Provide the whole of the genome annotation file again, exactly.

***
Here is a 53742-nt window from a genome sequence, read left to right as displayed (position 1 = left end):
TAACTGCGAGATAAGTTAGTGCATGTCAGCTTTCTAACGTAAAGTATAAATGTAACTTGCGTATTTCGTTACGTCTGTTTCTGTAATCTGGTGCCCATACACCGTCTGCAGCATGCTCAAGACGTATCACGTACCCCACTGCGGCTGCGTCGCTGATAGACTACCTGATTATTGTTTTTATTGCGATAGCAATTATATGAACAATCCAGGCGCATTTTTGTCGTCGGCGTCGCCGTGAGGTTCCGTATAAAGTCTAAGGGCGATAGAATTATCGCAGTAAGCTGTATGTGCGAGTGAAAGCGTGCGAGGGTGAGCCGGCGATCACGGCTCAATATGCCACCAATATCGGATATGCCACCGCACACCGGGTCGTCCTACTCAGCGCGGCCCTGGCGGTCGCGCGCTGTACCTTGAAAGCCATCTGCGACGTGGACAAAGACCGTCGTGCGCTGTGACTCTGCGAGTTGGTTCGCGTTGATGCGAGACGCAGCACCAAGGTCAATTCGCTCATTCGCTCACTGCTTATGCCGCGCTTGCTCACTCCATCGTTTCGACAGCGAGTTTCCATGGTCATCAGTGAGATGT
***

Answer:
Here is a 53742-nt window from a genome sequence, read left to right as displayed (position 1 = left end):
TAACTGCGAGATAAGTTAGTGCATGTCAGCTTTCTAACGTAAAGTATAAATGTAACTTGCGTATTTCGTTACGTCTGTTTCTGTAATCTGGTGCCCATACACCGTCTGCAGCATGCTCAAGACGTATCACGTACCCCACTGCGGCTGCGTCGCTGATAGACTACCTGATTATTGTTTTTATTGCGATAGCAATTATATGAACAATCCAGGCGCATTTTTGTCGTCGGCGTCGCCGTGAGGTTCCGTATAAAGTCTAAGGGCGATAGAATTATCGCAGTAAGCTGTATGTGCGAGTGAAAGCGTGCGAGGGTGAGCCGGCGATCACGGCTCAATATGCCACCAATATCGGATATGCCACCGCACACCGGGTCGTCCTACTCAGCGCGGCCCTGGCGGTCGCGCGCTGTACCTTGAAAGCCATCTGCGACGTGGACAAAGACCGTCGTGCGCTGTGACTCTGCGAGTTGGTTCGCGTTGATGCGAGACGCAGCACCAAGGTCAATTCGCTCATTCGCTCACTGCTTATGCCGCGCTTGCTCACTCCATCGTTTCGACAGCGAGTTTCCATGGTCATCAGTGAGATGT